The 2020 legislative session began last Monday. The first week is full of speeches and introductions of new department heads. There is much enthusiasm for moving Iowa forward.
On Tuesday, Governor Reynolds spoke of her vision for Iowa and how she hopes the legislature will respond. We got our first look at her budget goals and priorities like tax reform, increased flood relief and expanding our workforce. One thing that I noted was that the governor had many things on her agenda. When our state is struggling, the governor’s speech will usually focus just on a couple of big issues. The many projects the governor addressed tell me the state is functioning in a healthy way and able to look at smaller items.
The governor’s budget spends only 95% of our projected revenues for the year. The law allows us to spend up to 99% of revenue, but I appreciate the governor’s cautious approach when we are only halfway through our fiscal year.
In 2017 Republicans set out to reduce the tax burden on Iowans. We passed a bill that provided an average income tax reduction of 10% and that will increase by 2023. The result of those cuts is the healthy economy that has provided an increase in state revenue. The Governor proposed a 1% increase in sales tax and reducing our income tax by another 10%. The legislature will be considering those ideas. In 2020, Senate Republicans are committed to ensuring a significant tax reduction for Iowans.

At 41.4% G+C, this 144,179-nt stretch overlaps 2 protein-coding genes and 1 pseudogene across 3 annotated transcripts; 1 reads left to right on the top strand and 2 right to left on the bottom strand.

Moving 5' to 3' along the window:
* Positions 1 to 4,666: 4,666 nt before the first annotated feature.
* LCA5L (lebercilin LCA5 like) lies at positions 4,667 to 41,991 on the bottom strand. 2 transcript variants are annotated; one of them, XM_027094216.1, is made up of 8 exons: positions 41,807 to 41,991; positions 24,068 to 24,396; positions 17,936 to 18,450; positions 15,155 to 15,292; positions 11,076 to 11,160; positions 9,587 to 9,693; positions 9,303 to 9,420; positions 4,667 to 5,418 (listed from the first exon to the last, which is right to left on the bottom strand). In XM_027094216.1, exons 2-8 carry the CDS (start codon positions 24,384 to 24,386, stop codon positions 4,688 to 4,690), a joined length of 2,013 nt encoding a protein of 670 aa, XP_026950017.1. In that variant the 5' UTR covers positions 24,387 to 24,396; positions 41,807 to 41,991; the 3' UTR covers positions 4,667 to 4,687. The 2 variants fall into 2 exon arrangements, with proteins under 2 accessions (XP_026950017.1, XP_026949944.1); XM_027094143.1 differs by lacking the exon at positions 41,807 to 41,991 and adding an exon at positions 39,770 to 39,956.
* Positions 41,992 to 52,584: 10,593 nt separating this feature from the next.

School funding for K-12 is one of the first issues we deal with every year. We are constantly hearing requests to fully fund education, but no one knows what “fully funded” is. Over the last three years the legislature has provided a $263.75 million increase to K-12 schools. That is every penny that we promised. That does not include millions of dollars allocated to address inequities in per pupil funding and transportation costs. In the past, Democrats promised much larger increases, only to have to take back those increases later, so that after four years Democrat control education spending was actually cut $65 million.
We started the subcommittee process Thursday and passed a resolution stating that there is no right to abortion in our Iowa Constitution. SJR 21 does not abolish abortion, it just sends a clear message to the court that the Iowa Constitution does not contain a right to abortion. In 2018, unelected judges invented that fundamental right to abortion in the Iowa Constitution. This constitutional amendment must be passed by both chambers, then go through the process again after there has been an election and then come before the people for a vote. It is a long and difficult process, but it should be difficult to amend our constitution.
Finally, I was again assigned to chair the subcommittee for the Religious Freedom Restoration Act. This Act would prohibit the government from interfering with a person’s free exercise of religion. I agree with US Attorney General William Barr who said, “Today, we are not experiencing a problem with religion being pushed on others, but with irreligion and secular ideas being pushed on people of faith.” I will continue to seek ways to keep the government from telling us how to think.